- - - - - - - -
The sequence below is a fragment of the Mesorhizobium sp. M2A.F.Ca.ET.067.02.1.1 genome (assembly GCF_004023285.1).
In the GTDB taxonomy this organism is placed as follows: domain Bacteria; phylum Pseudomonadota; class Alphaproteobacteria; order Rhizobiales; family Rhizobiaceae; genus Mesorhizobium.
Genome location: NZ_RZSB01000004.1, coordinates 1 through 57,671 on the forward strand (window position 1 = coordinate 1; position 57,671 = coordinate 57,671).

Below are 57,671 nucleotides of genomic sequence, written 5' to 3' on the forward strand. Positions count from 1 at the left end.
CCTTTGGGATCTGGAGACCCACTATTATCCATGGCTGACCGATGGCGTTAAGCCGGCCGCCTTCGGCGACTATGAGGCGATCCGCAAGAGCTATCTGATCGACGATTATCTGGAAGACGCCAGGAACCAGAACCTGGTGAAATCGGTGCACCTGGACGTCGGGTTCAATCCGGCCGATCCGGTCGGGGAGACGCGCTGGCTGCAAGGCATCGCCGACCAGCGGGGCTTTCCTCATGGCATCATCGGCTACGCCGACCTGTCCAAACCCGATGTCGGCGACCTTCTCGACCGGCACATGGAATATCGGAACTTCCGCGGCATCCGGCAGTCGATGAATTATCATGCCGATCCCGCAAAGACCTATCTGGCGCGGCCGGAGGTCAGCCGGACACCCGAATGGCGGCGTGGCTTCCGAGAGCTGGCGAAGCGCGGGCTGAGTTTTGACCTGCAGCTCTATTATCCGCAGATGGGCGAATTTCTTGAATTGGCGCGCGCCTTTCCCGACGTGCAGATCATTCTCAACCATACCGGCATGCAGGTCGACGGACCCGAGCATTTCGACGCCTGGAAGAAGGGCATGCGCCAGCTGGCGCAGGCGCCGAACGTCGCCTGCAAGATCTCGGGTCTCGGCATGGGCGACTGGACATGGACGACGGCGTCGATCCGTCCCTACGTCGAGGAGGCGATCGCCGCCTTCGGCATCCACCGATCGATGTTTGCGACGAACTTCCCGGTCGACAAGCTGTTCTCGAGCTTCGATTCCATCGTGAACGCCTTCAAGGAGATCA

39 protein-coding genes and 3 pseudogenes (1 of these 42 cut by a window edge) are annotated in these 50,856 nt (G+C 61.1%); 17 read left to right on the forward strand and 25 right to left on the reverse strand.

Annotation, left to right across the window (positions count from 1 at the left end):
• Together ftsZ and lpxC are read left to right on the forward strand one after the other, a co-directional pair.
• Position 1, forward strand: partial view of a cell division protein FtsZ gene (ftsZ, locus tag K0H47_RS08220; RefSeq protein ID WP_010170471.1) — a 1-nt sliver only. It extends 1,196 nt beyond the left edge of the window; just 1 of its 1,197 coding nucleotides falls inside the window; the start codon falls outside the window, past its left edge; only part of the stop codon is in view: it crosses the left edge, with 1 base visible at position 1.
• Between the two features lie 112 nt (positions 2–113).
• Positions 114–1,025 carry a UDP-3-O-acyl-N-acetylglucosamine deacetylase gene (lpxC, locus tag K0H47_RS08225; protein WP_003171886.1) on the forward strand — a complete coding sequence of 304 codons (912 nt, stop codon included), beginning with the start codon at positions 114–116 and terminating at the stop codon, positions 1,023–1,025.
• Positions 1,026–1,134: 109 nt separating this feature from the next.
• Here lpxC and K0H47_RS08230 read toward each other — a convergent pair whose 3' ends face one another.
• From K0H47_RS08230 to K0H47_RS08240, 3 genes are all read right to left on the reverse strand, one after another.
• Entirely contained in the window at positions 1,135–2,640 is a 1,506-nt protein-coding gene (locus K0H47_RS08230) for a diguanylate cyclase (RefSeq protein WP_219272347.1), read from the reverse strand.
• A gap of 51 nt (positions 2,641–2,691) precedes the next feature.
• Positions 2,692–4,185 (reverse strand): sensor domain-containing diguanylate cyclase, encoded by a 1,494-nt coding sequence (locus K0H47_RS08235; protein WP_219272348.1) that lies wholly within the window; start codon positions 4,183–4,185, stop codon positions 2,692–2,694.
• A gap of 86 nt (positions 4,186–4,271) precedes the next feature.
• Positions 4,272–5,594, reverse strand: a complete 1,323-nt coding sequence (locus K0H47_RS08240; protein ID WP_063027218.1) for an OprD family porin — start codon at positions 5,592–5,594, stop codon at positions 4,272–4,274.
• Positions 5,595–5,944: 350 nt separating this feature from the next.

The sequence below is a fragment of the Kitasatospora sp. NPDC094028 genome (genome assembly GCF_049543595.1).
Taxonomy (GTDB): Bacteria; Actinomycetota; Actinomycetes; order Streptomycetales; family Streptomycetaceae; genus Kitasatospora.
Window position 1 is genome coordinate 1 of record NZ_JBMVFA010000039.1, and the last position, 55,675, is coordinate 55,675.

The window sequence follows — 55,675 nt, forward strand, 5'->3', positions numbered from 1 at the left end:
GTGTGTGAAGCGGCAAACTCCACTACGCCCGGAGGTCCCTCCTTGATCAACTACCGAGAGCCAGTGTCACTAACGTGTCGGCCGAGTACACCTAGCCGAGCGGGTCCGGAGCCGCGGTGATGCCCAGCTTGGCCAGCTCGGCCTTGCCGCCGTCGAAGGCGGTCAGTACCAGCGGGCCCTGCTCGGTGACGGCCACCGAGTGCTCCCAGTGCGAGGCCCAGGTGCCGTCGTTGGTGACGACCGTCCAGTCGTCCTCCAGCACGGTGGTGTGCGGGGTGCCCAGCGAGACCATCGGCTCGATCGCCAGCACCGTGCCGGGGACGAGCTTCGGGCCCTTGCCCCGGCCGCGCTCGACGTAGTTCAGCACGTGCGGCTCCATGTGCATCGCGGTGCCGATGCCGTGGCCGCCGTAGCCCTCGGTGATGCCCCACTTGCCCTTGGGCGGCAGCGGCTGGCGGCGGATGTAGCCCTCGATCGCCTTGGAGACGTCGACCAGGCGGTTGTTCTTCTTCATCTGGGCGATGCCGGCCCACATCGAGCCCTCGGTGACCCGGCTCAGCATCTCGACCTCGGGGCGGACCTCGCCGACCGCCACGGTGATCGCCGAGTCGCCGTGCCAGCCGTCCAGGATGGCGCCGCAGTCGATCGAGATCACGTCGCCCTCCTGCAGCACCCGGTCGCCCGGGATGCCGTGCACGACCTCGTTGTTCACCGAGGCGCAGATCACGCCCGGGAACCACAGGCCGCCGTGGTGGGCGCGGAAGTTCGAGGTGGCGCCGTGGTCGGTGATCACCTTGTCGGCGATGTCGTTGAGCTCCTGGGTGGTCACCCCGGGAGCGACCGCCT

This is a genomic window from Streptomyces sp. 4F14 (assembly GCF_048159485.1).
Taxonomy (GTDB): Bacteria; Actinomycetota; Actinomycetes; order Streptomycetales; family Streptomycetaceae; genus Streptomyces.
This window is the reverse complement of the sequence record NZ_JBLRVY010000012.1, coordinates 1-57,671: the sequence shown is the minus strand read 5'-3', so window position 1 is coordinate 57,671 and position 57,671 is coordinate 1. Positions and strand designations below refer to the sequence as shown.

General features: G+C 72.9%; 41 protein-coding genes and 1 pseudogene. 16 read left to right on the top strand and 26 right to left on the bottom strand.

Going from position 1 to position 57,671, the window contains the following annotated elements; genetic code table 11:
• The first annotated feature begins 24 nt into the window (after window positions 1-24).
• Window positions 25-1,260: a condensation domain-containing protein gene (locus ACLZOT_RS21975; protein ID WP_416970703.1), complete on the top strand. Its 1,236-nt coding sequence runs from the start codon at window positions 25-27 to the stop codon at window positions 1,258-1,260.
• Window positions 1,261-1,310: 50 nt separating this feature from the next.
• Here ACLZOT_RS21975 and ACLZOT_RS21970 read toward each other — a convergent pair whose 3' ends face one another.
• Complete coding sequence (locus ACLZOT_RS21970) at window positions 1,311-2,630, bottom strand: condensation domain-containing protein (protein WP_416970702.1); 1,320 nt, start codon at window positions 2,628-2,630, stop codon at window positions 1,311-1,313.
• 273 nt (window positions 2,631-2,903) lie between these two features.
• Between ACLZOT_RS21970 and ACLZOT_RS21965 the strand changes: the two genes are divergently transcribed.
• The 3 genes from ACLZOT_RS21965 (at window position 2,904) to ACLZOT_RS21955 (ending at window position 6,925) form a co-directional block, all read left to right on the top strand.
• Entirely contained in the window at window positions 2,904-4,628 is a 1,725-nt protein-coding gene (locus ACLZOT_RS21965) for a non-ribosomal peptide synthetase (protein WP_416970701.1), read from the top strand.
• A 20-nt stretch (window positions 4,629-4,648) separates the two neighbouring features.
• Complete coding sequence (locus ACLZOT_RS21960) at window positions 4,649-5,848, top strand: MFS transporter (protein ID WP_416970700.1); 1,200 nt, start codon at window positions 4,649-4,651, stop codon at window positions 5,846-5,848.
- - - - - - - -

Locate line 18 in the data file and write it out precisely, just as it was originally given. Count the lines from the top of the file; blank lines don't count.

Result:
• A gap of 86 nt (positions 4,186–4,271) precedes the next feature.